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Zhou Yongcheng January 7, 2001 21:40

ADI of N-S equations
 
Dear all:

Could anyone tell me how to deal with nolinear terms in N-S equations with ADI method and the pressure terms?

Thanks in advance.

Zhou Yongcheng

John C. Chien January 8, 2001 19:02

Re: ADI of N-S equations
 
(1). The book by Anderson, Tannehill and Pletcher, "Computational Fluid Mechanics and Heat Transfer" has a chapter on numerical method of Navier-Stokes, which includes ADI related schemes. (2). You can read the text and find the reference materials.

Mukhopadhyay January 8, 2001 22:19

Re: ADI of N-S equations
 
Suggest add to it the other book 'Applied Numerical Methods in Engineering' by Carnahan, Wilkes and Luther.

A. Rajani Kumar January 9, 2001 04:29

Re: ADI of N-S equations
 
First I want to say that , if you are using ADI for 2D N-S equations then it is ok. For 3D N-S equations you better go for LU Approximations(example: LU-SGS by A.Jameson).

1)We will treat Non-linear viscous terms explicitly. 2)pressure term will be expressed in terms of u,v,w,rho and e.


Dean Schrage January 17, 2001 11:04

Re: ADI of N-S equations (Paper ref.e w. Abstract)
 
Hi,Yongcheng

I published a conference paper on this topic last year. A starting link can be found at:

http://edwww.lerc.nasa.gov/thermal/t...urses.html#PAP

The title is: On the Adaptation of the ADI-Brian Method to Solve the Advection-Diffusion Transport Equation

I grabed the abstract from the file for your review. See below. The non-linear terms are linearized by belating 1 time step, the leading velocity term. The advection terms are split in a fashion analogous to the diffusion terms by following the Brian adaption. To my knowledge this had not been done before. The pressure term is simply a source to the AD equation. The ADI-Brian routine applies 3-sweeps and is 3D. The third dimension is no problem. I think the performance was excellent. It outpaces SOR by x30 and this was for a 2D problem in which I was executing the 3rd sweep unnecessarily.

Hope this helps.

regards

Dean

ABSTRACT:  The focus of the present study is a semi-direct solution to the linearized Burger's advection-diffusion (AD)equation using alternating direction implicit (ADI) methods. In particular, the paper features the adaptation of the Brian ADI method, originally designed for stable three dimensional (3D) solutions of the parabolic heat equation, to include the advection component of the Burgers equation. The present study presents a method to split up the advection component in a manner which is consistent with the splitting of the diffusive terms in the Brian method. Upon implementing upwind differencing, this new method offers very robust stability margins and is capable of issuing stable solutions at Courant numbers exceeding 10. The upwind scheme applies only the left or right diagonals of the ADI coefficient matrix to register the advection term depending on the direction of the velocity vector. For this reason, upwind differencing is an ideal starting point for the ADI solution method because ADI methods depend on a direct inversion of a tri-diagonal coefficient matrix. However, for large Peclet numbers, the advection term dominates the diffusion term in the Burgers equation and the solution is hampered by the classical numerical diffusion induced by upwind differencing. This motivates the search for enhanced differencing schemes which can be implemented with the ADI method. A central differencing scheme produces second-order spatial accuracy and can be differenced within the tri-diagonal band and eliminates numerical diffusion, but generates dispersion errors. To mitigate both diffusion and dispersion errors, third-order upwind differencing is implemented. Third-order upwinding requires four points (i - 2, i - 1, i, i + 1). In the tri-diagonally bound ADI method, the fourth point (i - 2) is registered as a source term using the belated ADI state. Effectively, the third-order upwinding is implemented as either central differencing with a smoother or upwind differencing with a sharpener. Both give the same numerical results. All three advection differencing methods are compared to a showcase of steady and transient exact solutions to the Burgers equation which demonstrates the combined utility of the new advection method with an ADI solution engine.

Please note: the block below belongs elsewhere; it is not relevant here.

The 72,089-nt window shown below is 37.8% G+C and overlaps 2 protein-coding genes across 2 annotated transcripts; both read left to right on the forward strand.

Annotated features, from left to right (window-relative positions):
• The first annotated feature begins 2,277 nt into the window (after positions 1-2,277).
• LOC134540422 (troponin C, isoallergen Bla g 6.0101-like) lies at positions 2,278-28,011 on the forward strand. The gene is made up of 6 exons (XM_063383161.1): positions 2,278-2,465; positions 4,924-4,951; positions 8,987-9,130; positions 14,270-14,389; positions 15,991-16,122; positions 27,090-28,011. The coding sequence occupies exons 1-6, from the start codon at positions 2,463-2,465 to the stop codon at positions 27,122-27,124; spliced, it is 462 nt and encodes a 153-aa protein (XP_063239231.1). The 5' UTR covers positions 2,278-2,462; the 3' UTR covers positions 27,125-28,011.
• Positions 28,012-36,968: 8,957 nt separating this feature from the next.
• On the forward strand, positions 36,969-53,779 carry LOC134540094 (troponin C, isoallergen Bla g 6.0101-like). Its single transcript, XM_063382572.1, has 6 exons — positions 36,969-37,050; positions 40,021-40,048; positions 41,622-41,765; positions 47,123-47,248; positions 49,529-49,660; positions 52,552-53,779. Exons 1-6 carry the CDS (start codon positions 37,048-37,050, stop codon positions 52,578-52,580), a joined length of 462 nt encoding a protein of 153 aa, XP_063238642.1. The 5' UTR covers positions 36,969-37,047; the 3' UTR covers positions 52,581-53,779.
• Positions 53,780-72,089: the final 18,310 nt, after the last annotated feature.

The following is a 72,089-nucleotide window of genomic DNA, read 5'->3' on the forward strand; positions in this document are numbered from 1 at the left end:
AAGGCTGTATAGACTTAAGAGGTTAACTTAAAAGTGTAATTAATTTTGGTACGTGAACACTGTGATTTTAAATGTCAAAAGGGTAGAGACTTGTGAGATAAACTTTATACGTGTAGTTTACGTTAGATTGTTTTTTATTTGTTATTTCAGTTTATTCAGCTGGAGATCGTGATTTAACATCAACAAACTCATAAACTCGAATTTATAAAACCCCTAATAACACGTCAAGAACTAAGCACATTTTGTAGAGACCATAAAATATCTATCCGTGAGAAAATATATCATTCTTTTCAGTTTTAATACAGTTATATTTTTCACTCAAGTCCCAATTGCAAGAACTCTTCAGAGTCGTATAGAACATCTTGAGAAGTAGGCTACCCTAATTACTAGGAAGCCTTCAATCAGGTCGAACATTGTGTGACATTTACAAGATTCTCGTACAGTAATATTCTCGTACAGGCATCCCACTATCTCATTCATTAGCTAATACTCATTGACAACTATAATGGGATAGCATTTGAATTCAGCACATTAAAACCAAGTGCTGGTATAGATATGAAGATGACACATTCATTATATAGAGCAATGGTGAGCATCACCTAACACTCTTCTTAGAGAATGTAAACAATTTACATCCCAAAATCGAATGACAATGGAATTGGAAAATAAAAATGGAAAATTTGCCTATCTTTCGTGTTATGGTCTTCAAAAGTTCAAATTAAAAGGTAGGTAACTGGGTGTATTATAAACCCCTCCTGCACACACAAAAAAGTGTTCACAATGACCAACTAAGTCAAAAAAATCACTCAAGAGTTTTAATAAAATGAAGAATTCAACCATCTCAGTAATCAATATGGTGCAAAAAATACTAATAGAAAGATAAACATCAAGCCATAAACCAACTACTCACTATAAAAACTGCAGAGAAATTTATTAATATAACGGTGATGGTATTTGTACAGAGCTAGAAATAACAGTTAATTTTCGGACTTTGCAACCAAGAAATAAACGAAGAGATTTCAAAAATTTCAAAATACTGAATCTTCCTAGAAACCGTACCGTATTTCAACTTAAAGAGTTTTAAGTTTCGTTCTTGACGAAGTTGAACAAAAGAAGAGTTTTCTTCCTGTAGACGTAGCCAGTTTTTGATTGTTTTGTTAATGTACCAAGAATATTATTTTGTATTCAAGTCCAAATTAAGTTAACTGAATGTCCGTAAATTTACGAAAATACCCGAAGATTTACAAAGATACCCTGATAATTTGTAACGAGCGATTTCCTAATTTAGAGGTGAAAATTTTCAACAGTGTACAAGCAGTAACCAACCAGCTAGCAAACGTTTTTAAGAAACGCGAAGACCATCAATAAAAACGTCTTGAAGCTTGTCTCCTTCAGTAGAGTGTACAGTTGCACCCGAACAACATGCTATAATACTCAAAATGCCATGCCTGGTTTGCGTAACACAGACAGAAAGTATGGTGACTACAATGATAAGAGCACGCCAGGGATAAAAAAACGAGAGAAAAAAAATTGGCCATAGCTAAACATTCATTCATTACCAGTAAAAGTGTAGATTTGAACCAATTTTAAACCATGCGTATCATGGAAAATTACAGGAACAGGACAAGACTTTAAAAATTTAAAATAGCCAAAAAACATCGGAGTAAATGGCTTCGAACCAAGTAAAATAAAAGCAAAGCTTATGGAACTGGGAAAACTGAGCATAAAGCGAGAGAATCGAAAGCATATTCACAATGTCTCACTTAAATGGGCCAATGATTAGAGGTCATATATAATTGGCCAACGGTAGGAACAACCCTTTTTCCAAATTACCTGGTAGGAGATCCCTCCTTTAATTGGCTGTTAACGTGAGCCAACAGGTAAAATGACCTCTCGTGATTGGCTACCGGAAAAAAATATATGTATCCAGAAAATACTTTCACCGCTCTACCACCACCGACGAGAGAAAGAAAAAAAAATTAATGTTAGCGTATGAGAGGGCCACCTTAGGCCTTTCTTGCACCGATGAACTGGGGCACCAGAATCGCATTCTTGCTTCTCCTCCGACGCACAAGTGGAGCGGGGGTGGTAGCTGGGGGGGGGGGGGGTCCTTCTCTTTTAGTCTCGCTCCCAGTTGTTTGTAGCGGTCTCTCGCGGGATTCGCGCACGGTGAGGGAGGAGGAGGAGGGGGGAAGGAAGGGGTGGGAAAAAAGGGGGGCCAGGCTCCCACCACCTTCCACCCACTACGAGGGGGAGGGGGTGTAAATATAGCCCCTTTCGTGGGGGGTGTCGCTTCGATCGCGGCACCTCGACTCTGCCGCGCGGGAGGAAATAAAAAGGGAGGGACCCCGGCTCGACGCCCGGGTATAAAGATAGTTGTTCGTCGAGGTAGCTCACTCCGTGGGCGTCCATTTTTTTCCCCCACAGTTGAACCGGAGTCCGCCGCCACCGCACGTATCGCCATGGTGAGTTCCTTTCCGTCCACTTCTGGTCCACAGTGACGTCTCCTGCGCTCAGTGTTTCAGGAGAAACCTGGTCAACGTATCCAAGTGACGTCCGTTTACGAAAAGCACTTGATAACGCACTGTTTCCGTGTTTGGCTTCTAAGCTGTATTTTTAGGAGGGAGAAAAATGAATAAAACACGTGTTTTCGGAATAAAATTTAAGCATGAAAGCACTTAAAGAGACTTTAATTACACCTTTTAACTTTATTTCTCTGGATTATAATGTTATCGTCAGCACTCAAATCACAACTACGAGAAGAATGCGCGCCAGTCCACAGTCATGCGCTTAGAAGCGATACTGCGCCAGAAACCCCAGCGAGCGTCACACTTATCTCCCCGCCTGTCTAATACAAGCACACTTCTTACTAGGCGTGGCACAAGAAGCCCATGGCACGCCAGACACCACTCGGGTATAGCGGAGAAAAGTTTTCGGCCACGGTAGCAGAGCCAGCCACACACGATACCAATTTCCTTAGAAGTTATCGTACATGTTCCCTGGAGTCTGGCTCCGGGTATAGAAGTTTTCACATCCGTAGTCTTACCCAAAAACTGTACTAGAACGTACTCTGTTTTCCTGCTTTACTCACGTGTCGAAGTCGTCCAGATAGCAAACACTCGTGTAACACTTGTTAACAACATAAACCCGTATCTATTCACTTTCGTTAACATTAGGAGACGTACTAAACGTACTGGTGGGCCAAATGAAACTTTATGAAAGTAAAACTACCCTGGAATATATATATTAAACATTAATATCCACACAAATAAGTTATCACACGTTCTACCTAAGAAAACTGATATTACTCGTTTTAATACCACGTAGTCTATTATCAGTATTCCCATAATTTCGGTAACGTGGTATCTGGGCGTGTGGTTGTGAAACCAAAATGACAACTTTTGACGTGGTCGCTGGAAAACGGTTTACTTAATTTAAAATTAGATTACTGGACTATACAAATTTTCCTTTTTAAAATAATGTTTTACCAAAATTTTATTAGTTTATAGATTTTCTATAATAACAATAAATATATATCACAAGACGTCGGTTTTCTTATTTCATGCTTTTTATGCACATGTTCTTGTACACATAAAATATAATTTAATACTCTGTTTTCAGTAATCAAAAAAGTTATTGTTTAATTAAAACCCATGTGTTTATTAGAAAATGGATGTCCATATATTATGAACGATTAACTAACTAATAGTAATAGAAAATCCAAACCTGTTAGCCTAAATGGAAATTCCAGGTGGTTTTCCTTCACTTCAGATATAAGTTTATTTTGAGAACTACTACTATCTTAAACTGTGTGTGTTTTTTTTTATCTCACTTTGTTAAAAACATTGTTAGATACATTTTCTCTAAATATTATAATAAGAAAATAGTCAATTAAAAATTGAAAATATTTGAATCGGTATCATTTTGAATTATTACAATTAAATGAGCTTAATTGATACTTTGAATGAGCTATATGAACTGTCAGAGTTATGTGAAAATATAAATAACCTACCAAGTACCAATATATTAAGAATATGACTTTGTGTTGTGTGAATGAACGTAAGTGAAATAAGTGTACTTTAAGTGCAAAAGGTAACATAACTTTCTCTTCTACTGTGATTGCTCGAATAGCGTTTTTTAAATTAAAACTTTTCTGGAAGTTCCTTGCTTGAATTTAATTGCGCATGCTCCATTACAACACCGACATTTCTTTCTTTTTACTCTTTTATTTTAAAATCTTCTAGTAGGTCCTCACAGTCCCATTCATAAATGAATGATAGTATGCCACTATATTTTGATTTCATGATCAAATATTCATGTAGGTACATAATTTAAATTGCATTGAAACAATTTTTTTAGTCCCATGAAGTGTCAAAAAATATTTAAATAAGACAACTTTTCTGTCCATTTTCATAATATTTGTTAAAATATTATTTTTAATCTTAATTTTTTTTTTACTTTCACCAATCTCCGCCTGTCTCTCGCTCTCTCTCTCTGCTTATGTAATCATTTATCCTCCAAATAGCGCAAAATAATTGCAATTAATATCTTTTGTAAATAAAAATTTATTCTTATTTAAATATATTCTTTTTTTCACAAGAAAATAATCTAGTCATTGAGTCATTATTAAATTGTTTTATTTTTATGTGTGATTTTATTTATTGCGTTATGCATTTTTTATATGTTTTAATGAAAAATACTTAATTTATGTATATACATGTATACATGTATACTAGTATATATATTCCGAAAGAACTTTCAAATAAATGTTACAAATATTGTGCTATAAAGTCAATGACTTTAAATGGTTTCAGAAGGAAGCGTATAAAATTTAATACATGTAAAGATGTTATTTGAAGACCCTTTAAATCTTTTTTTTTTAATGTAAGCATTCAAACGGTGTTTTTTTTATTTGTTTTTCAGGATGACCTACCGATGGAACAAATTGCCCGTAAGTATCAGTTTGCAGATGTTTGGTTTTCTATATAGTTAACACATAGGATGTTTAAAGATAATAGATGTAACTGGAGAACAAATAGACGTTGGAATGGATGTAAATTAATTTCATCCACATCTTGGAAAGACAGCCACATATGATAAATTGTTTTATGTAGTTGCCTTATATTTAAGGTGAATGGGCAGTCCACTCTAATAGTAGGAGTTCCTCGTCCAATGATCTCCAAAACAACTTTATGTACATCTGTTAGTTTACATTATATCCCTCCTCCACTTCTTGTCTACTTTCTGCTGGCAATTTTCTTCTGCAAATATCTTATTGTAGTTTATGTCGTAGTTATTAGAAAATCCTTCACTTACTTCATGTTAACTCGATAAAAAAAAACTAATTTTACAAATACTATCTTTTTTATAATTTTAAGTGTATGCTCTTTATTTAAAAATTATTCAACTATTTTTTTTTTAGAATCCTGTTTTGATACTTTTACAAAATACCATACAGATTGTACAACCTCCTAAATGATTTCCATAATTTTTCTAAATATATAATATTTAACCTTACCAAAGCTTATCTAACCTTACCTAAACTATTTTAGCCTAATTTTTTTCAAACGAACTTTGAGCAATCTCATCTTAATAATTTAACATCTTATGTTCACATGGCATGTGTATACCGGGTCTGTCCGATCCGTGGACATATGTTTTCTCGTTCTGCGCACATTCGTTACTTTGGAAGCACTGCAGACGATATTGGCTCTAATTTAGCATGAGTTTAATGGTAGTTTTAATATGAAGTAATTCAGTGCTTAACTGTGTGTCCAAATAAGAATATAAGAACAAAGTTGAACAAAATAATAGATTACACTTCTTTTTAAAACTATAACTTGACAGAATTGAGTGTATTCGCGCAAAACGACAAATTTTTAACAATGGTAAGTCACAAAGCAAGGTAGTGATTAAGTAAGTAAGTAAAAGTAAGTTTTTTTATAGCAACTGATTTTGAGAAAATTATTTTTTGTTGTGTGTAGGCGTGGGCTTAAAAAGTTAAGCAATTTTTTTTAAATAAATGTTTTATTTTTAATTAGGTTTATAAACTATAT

Dean Schrage January 18, 2001 07:58

Re: ADI of N-S equations
 
Upon reviewing my archives, I've found this image:

http://www.ctacourse.homepage.com/Ga...FrontQuick.jpg

This was derived with the ADI-Brian simulation and is a simulation of the AD equation with infinite Peclet number. Flat front simulation. The solution is derived using the modulator function as discussed in my abstract. It clearly shows the mitigation of both diffusion and dispersion errors.

I can't say enough about ADI. It is an excellent adaptable method, having even used it in phase change heat transfer simulations.

regards

Dean


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